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Taxon  Report  
Ammophila arenaria  (L.) Link
Beachgrass,   European beach grass,   European beachgrass
Ammophila arenaria is a perennial grasslike herb that is not native to California.
Cal-IPC rating: high
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Observation Search
~1983 records in California
redone or more occurrences
within a 7.5-minute quadrangle
DJJJASONAFMM

Bloom Period
Genus: Ammophila
Family: Poaceae  
Category: angiosperm  
PLANTS group:Monocot
Jepson eFlora section: monocot

Wetlands: Occurs usually in non wetlands, occasionally in wetlands

Habitat: coastal

Communities: Coastal Strand

Name Status:
Accepted by JEF + PLANTS

Alternate Names:
iNatCalamagrostis arenaria
Information about  Ammophila arenaria from other sources

[Cal-IPC] Invasive: Ammophila arenaria (European beachgrass) is a clumping perennial grass (family Poaceae) found in coastal dune systems from Santa Barbara County north. European beachgrass grows more densely than native American dunegrass (Leymus mollis), trapping passing sand and creating steep dunes that run parallel to the shoreline. This prevents new sand from reaching interior dunes, resulting in changes to the structure and ecology of dune ecosystems. Native plants often cannot compete with dense stands of European beachgrass. Cal-IPC Rating: High (link added by Mary Ann Machi)

[Wikipedia] Europe, North Africa coastlines native, Description, Noxious weed: Ammophila arenaria is a species of grass in the family Poaceae. It is known by the common names marram grass and European beachgrass.[2][3] It is one of two species of the genus Ammophila. It is native to the coastlines of Europe and North Africa where it grows in the sands of beach dunes. It grows from a network of thick rhizomes which give it a sturdy anchor in its sand substrate and allow it to spread upward as sand accumulates. These rhizomes can grow laterally by 2 metres (6 ft 7 in) in six months. One clump can produce 100 new shoots annually.[4] The rhizomes tolerate submersion in sea water and can break off and float in the currents to establish the grass at new sites. It is adapted to habitat made up of shifting, accreting sand layers, as well as that composed of stabilised dunes. A. arenaria is one of the most problematic noxious weeds of coastal California. This sand-adapted grass was introduced to the beaches of western North America during the mid-19th century to provide stabilization to shifting sand dunes. It grew readily and it can now be found from California to British Columbia. The grass is invasive in the local ecosystems, forming dense monotypic stands that crowd out native vegetation, reduce species diversity of native arthropods, and cover vital open stretches of sand used for nesting by the threatened western snowy plover (Charadrius nivosus) (link added by Mary Ann Machi)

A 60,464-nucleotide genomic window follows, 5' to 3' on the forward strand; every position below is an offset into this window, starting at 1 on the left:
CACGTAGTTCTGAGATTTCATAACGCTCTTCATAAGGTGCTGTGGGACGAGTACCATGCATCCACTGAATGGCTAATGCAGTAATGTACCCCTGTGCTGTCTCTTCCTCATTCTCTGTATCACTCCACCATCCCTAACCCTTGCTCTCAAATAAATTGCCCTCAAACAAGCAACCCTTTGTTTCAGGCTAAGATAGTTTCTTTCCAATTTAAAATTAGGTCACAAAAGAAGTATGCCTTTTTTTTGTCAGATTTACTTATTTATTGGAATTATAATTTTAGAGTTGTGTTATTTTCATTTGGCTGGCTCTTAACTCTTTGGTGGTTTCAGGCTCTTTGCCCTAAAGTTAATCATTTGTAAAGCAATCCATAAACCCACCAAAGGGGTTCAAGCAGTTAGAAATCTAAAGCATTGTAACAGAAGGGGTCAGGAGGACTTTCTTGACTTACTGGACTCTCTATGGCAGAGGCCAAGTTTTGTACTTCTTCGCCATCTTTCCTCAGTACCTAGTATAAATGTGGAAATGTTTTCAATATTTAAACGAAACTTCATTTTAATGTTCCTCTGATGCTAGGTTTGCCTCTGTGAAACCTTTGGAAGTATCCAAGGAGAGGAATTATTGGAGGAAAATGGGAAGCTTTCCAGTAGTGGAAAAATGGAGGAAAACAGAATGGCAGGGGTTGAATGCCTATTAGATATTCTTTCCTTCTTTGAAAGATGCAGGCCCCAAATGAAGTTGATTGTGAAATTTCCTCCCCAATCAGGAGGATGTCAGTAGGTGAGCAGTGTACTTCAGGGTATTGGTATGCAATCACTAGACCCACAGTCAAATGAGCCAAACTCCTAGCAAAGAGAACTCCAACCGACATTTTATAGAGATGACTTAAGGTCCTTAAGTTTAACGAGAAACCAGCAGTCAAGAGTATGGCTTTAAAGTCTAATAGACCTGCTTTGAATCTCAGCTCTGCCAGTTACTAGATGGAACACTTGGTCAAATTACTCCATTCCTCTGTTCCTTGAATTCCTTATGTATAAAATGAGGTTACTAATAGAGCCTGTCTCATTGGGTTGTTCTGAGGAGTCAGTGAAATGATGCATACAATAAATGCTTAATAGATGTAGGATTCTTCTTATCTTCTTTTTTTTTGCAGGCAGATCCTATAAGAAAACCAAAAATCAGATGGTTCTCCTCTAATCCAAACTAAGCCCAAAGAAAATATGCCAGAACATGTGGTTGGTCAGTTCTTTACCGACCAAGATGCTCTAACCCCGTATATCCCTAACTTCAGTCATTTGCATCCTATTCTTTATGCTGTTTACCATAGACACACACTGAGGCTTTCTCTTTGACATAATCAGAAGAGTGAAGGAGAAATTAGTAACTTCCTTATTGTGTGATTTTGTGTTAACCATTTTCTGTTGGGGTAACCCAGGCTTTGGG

Suggested Citation
Calflora: Information on California plants for education, research and conservation, with data contributed by public and private institutions and individuals. [web application]. 2024. Berkeley, California: The Calflora Database [a non-profit organization]. Available: https://www.calflora.org/   (Accessed: 07/25/2024).